Electronica: CEO forum rambles on IoT security, safety
The moderator Kilian Reichert, started by pointing that a global distributed denial of service attack (DDOS) had taken place only a couple of weeks ago that had paralyzed such Internet dependents as Paypal and Facebook. His opening position was that IoT being a crucial part of automotive but that the idea of vehicles being connected to infrastructure and each other danger lurked around the corner. “The more I am connected the more I am at risk?”
Rick Clemmer, CEO of NXP Semiconductor, pointed out that autonomous driving is not an all-or-nothing offering. Long before fully autonomous driving becomes mainstream and requiring the ultimate in security level 1, 2 and 3 autonomy would be making driving safer, he said. “90 percent of accidents come from human error. It’s about the applications and solutions and making driving easier and safer.”
Stefan Auerbach, responsible for mobile security at Giesecke and Devrient, a company focused on printing, bank note and smart card security, stressed the importance of “end-to-end security” and his faith in hardware and software working in tandem and the need for scalable solutions. However, this is clearly something easier said than done.
Professor Frank Fitzek, Deutsche Telekom Chair of communications networks at Technical University Dresden, a none-CEO on the panel made the point that 5G will bring with it functions such as software defined networks (SDN) and network function virtualisation (NFV) that will help to speedily identified risks and nullify them. “Communications have to become a mesh, not a centralised cellular system but it will also be an opportunity,” he said.
“Who are the enemies?” asked the moderator.
Professor Fitzek: “It started with school kids, but now it is all sorts of people, including governments, but remember also the technology can err. Airbus has I think five computers all doing the same calculations on different platforms to catch errors. It’s about investing in global network security; a bit like the police.”
STMicroelectronics CEO Carlo Bozotti’s contribution was state that security has to address all layers of abstraction: silicon, board, device, network. Auerback said that in the sim card industry produces 5 billion sim cards per year and because they adhere to standards they are very secure.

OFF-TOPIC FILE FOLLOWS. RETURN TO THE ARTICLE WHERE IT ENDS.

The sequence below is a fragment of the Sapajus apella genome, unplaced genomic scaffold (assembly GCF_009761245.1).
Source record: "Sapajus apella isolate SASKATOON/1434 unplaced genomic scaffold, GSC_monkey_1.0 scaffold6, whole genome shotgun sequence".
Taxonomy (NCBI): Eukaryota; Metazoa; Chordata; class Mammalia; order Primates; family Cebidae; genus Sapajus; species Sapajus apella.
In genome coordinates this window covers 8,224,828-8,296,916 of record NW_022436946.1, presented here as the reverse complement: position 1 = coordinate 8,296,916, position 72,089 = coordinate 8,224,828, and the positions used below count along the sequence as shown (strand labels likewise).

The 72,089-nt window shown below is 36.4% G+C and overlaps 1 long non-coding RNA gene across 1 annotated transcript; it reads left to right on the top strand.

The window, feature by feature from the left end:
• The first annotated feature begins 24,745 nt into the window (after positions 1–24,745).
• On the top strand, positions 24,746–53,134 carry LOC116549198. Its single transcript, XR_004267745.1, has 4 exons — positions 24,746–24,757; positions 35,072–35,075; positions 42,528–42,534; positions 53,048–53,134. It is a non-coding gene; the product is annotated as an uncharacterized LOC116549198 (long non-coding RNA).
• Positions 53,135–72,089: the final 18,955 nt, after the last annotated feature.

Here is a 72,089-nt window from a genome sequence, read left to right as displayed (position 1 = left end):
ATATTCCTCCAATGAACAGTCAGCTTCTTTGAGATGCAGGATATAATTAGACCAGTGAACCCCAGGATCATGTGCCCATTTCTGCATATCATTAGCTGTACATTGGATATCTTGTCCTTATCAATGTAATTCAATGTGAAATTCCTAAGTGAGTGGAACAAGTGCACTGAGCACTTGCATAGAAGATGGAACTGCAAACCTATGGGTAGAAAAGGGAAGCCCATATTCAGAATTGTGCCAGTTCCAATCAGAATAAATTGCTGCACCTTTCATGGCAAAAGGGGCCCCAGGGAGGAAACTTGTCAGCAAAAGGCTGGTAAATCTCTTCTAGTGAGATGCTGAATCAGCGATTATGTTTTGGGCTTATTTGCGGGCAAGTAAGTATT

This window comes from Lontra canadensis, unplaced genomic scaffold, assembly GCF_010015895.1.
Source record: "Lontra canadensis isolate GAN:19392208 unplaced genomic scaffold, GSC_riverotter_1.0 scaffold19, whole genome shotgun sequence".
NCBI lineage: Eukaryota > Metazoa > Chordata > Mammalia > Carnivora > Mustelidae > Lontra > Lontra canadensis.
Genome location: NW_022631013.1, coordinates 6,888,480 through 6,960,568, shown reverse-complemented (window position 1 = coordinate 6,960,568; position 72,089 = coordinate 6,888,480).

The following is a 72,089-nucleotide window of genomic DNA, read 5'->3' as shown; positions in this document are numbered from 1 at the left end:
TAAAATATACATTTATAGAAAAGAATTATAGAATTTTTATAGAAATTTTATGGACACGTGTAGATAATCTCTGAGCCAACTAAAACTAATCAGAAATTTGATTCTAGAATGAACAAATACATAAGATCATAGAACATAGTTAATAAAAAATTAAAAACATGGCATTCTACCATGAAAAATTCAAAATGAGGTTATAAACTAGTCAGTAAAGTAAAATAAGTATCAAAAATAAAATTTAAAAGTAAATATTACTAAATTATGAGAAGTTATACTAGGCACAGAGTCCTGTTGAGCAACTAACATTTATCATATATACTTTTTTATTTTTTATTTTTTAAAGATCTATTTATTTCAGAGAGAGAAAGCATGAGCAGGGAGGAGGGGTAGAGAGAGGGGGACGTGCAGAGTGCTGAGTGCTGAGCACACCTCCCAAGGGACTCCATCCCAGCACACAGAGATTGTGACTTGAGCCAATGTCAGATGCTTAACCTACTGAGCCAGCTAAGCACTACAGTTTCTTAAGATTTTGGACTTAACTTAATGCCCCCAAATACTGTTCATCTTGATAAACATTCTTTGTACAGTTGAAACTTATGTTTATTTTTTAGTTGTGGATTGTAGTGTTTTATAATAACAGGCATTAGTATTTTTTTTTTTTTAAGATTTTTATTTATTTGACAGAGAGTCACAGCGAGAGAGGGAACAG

Professor Fitzek was asked what is the difference between 4G and 5G. “One G,” he said but added that all generations before were looking at communications between humans. “5G is about billions of connections with different key performance indicators (KPIs) such as latency, performance, security. In 1964 Paul Baran – the father of the Internet – proposed a solution for security; multiple paths but it this time not implemented by Kleinrock and others because they did not have capacity. We just have to raise the cost of engagement for the hacker.”
A theme was developing here along the lines that security has to be addressed in a holistic end-to-end fashion but that no individual company or set of companies owns enough of the problem to be able to dictate a solution. Clemmer observed that in the automotive sector security has not been well accomplished but now that cars have been hacked the automotive makers are stepping up.
Reinhard Ploss, CEO of Infineon, observed that consumers are not, as yet, sensitive to IT security. This prompted the thought that some sort of labelling or certification of security might be way to both raise awareness of provide assurance. But should this be driven by companies or governments?
Clemmer didn’t think either should but said company brands could inspire confidence as brand builders had a vested interest in providing secure products. Bozotti took a more a proactive stance saying it is up to government and business to work together. “it is our responsibility to make sure a culture of protection becomes more pervasive,” Bozotti said. However, Professor Fitzek chipped in saying he agreed with NXP’s Clemmer that brands as a way to communicate safety would be important.
Clemmer was able to get one plug in for the in-coming owner of NXP. He said that machine learning was going to be important and that Qualcomm had the 4G and 5G modems and high-end security processing for the myriad applications.
A questioner from the floor said that the public would buy toasters without realizing they could be used to launch distributed denial of service (DDOS) attacks. Some sort of label was needed but should not come from government, which was too slow to act. Clemmer said semiconductor companies worked in the background and did not connect directly to customers. He said a label scheme produced by them would have a “very low probability of being successful.”
Infineon’s Ploss made the point that security must not be static. Therefore, if a toaster became a problem there should be a mechanism whereby it could either be upgraded or kicked off the network.
Professor Fitzek agreed: “Yes we could insist every toaster is a supercomputer; the semiconductor guys would love that. But really we need a smarter network that can monitor itself and exclude the toaster or other rogue devices,” he concluded.
Unfortunately, while the panelists could agree that mastering end-to-end security was essential for the success of IoT, little of practical usefulness was shed on this nebulous topic. It could be argued this was the right topic discussed in the wrong forum.
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